Japan officially asked the US to hand over a one-time US Army Special Forces member and his son for helping former Nissan leader Carlos Ghosn escape from Japan.
Tokyo prosecutors requested the extradition of Michael L. Taylor and his son Peter Maxwell Taylor, based on a US-Japan treaty, according to a statement released by the prosecutors’ office on Friday.
Ghosn, who was awaiting trial in Tokyo on financial-crime charges, jumped bail and slipped out of the country in late December aboard a private jet bound for Lebanon. Ghosn has claimed innocence, saying he had no choice but to flee because Japan’s “rigged” criminal justice system would have denied him a fair trial. Lebanon, where Ghosn holds citizenship, has no extradition treaty with Japan.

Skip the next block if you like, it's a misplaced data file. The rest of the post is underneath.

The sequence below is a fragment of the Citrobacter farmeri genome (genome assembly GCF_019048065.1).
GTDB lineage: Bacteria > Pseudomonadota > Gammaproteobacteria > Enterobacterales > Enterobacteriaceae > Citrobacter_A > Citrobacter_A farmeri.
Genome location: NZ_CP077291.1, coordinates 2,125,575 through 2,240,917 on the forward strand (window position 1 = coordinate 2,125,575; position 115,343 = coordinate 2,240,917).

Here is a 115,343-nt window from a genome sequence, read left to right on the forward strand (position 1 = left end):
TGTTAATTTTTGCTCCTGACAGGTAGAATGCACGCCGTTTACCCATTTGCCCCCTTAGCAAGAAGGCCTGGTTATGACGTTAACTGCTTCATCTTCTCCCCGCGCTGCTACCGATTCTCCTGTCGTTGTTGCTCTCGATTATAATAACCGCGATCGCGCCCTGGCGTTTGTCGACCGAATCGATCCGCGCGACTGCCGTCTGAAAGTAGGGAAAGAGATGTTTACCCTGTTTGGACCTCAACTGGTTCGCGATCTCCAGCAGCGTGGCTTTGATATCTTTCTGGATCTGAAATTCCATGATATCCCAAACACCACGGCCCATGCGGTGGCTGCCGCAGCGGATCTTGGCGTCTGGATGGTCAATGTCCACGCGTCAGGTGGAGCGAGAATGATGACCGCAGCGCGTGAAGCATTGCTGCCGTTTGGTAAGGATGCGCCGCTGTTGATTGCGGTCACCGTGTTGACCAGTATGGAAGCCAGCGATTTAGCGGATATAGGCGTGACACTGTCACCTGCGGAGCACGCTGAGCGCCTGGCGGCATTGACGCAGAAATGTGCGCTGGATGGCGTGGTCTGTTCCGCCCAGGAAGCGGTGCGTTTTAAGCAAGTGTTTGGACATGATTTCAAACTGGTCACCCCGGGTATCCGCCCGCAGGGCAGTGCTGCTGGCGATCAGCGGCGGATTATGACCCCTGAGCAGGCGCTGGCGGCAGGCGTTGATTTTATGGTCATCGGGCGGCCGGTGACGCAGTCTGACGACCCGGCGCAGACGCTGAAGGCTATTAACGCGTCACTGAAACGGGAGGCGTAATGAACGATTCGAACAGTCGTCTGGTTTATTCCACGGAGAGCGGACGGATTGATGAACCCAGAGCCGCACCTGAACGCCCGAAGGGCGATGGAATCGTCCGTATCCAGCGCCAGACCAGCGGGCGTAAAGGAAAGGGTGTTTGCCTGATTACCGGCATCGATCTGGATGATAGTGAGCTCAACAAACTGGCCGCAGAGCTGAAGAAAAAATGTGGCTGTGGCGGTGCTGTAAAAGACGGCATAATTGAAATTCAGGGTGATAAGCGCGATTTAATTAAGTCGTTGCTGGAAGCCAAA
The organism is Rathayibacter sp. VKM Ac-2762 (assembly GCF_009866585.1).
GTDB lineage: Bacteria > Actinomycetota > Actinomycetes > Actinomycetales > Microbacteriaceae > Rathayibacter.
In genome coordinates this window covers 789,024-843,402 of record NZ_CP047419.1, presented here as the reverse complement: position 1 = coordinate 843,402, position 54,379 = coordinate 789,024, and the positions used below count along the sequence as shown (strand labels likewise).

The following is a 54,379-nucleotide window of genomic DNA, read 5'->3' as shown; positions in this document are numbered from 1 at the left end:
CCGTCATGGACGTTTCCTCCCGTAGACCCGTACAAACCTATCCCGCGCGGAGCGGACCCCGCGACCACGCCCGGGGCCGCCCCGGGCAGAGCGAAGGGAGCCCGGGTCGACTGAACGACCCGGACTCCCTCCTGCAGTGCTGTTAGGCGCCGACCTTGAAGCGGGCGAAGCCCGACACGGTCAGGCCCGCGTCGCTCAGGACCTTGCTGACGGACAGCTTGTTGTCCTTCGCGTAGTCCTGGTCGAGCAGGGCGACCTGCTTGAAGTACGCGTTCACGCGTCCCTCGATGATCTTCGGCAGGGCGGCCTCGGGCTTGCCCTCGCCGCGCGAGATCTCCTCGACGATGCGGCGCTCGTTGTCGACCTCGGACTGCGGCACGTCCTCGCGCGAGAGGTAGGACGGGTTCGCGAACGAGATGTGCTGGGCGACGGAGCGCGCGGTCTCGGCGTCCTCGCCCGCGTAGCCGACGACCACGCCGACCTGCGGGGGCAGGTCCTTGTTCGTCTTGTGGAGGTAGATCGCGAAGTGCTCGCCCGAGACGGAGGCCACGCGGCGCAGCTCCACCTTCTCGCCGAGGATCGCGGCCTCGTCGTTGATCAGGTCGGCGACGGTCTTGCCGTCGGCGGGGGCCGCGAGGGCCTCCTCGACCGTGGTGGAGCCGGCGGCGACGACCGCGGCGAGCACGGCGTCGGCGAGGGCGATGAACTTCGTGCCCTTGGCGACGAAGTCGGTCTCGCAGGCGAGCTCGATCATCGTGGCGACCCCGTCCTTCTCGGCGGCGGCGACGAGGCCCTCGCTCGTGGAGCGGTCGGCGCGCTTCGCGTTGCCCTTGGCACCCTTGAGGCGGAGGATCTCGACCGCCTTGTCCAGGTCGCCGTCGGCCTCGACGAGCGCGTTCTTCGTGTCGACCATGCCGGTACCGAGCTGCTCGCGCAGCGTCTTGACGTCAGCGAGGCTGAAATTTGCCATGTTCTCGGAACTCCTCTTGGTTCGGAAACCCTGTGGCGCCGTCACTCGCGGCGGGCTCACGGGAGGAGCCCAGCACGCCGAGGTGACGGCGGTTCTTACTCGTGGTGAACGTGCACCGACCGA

“We deeply appreciate the US authorities’ cooperation with our request,” the prosecutors said in the statement. “We will cooperate as much as possible so that the extradition procedure will proceed swiftly.”
Both Taylors have denied committing a crime, arguing in a court filing that the Japanese penal code doesn’t include a provision for bail jumping. They were arrested in Massachusetts in May at the request of Japanese authorities.